Giving back starts with the will to help others, says Grandad Ron
Christmas is a time for families – but not just our own. Grandad Ron Banks devises a way to give back to society that allows his own family to become change makers by finding charity for others in their hearts, using a way to donate happiness as well as money to put some sparkle into the lives of others…
“Really?” Grandad Ron looked, with raised eyebrows, at the list of potential Christmas gifts for his grandchildren. “They could have saved loads of time by writing ‘expensive plastic tat’ at the top of the sheet and having done with it,” he said, shaking his head and tossing the list onto the table.
Grandma Lorna picked it up. “Well, it’s the Christmas list Ollie’s drawn up for the grandchildren. These are the things they’ve asked for,” she said.
“And I asked for a yellow Ferrari ten years ago, but it still hasn’t arrived. Look, I love Alice and Jack very much, but I’m not sure the best way of showing that is by showering them with gifts like these; things they’ll have forgotten about by New Year, or even earlier. That’s all I’m saying. They’ll be overwhelmed. And Jack’s less than a year old; he can’t tell the difference between Christmas Day and last Tuesday.”
“What was special about last Tuesday?”, Lorna wanted to know. “Anyway, now you’re being too harsh,” she said. “Being a grandparent is about making other people happy, and if the things on the list do that, we should buy something from it.”
“Well, the ‘happy’ part is fine, and I’m not going to argue with that – but being a grandparent is no different from being a parent. You don’t lose the power of thought by passing your sixtieth birthday, you know. Being a grandparent is about sharing experience and wisdom, and offering advice. I think Lizzie should write a blog about it. I might even offer to write it for her myself.”
Giving back with Christmas presents
Lorna brought him back to earth. “When you’ve finished preaching to the masses, O Wise One, Christmas is still coming, and we have to do something about presents. What do you suggest?” She’d expected him to pick up the list and select items from it, which she would then order on line, which is why she was surprised by his response.
“Whichever way you look at it, there are too many too-expensive gifts on this list,” he said, tapping it with his forefinger, “so we’re going to ignore it. Here’s what we’ll do instead…”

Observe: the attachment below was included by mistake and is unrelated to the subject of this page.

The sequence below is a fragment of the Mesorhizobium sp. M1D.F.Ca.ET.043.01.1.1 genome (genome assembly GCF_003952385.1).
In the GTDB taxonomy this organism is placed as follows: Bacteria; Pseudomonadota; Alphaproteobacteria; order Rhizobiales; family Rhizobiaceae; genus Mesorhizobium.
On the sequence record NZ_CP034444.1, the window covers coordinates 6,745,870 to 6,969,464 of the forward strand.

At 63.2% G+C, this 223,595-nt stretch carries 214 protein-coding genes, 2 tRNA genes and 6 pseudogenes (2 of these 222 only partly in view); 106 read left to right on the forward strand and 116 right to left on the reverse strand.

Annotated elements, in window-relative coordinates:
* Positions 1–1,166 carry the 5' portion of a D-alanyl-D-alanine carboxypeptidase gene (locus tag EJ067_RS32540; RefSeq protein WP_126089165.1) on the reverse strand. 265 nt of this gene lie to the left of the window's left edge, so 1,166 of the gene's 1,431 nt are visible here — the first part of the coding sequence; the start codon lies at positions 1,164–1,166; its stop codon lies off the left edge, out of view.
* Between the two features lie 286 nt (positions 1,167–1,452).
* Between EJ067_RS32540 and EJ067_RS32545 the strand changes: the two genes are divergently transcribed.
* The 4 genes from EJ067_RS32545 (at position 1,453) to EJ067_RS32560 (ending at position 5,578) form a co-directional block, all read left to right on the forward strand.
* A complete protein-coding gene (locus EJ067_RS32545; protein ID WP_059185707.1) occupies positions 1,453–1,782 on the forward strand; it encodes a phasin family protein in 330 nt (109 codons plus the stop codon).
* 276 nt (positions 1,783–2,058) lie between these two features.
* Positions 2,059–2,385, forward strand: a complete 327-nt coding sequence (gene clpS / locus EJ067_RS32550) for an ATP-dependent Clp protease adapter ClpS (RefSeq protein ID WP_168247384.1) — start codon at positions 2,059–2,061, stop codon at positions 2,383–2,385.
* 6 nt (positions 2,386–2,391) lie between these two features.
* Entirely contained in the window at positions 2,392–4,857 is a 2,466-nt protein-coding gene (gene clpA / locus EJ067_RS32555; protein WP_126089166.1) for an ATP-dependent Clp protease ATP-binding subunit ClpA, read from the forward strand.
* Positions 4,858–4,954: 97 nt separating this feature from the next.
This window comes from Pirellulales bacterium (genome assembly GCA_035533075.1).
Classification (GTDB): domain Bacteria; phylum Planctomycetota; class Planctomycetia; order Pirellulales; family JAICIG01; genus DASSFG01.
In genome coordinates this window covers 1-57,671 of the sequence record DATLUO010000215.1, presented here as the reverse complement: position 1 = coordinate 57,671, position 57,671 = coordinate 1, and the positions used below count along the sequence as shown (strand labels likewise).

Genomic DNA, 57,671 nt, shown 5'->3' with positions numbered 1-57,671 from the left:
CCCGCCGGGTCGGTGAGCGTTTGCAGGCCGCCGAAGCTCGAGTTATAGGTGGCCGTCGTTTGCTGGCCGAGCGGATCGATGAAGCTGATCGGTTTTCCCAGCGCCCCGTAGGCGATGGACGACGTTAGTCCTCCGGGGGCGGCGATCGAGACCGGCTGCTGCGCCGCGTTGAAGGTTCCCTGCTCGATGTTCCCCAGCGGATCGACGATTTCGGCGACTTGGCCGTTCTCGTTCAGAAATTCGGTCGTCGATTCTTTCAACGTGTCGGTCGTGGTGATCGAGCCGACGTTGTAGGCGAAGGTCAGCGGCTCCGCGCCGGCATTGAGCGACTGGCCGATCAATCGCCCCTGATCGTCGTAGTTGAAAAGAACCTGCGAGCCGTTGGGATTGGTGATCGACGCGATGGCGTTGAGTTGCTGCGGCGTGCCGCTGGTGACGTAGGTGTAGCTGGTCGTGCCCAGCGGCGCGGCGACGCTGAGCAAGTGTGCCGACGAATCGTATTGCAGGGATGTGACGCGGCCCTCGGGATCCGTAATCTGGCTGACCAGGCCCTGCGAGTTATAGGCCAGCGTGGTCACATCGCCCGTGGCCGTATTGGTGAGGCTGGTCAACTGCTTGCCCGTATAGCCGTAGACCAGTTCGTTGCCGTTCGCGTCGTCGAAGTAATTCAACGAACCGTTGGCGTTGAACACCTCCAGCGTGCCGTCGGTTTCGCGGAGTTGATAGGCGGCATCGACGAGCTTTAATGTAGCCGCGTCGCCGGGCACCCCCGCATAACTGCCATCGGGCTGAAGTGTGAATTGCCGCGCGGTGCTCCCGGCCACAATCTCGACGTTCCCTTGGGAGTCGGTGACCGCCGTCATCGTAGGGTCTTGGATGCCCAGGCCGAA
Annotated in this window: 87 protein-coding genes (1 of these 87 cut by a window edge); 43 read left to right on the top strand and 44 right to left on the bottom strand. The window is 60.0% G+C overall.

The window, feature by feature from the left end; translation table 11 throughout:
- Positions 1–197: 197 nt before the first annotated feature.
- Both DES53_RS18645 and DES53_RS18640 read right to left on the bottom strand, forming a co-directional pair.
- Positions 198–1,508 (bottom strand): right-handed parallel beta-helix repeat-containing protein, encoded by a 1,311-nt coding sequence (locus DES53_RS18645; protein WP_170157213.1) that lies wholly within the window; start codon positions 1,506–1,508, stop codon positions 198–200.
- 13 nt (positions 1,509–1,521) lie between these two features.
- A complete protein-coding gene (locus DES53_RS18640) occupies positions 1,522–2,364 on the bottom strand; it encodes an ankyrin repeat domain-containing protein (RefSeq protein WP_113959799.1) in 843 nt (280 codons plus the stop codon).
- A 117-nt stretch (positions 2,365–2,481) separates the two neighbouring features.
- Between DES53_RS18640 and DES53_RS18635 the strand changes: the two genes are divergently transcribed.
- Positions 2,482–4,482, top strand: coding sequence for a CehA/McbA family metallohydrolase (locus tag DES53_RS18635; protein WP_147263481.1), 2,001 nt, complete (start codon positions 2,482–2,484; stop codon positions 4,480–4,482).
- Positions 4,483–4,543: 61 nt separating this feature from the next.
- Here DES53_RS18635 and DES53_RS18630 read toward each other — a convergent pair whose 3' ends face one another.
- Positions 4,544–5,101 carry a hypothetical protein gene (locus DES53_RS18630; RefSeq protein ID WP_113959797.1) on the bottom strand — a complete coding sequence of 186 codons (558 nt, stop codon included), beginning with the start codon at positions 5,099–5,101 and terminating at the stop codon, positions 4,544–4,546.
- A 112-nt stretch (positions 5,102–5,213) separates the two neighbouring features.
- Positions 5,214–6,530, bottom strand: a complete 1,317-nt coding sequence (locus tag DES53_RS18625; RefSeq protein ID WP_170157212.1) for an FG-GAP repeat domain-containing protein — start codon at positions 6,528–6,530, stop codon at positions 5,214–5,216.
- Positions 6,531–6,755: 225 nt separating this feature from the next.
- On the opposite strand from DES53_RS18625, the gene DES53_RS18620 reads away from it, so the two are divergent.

When he’d finished explaining his plan, Lorna had to agree he was right. He’d proposed to ask Alice to write her own list, showing things she really wanted. Then he’d suggested explaining to her that there were children whose families were too poor to buy them any presents at all, and that we should help others by sharing what we had. And then he’d suggested adding up the cost of some of the more expensive presents, and putting an equivalent sum into the children’s bank accounts.
Explaining the plan to Ollie and Lizzie later, he said: “I saw it like this. Firstly, if Alice wrote her own list, then you’d know what she really wanted, not what she’d seen advertised on television and chosen on a whim. Then you could translate her list into something achievable. For instance, if she wanted a pony, you could organise riding lessons.
“Then, if she had one present less, she probably wouldn’t notice. However, if a child in a family in difficulty had that one present, and it was the only one they had, it would mean the world to them. Making sure that child had even one present would be an effective way of giving back to society at a time of year that can be difficult for hard-pressed families. We can find a charity that reaches out to them, and offer our support.
“And finally, by putting money into the bank for the children, we’re protecting their futures by diverting money from buying things now that they don’t want, don’t need, and won’t notice, and putting it into something that will have greater value for them later on, when they do need it. You might call it the present with a future,” he said, smiling at his own joke…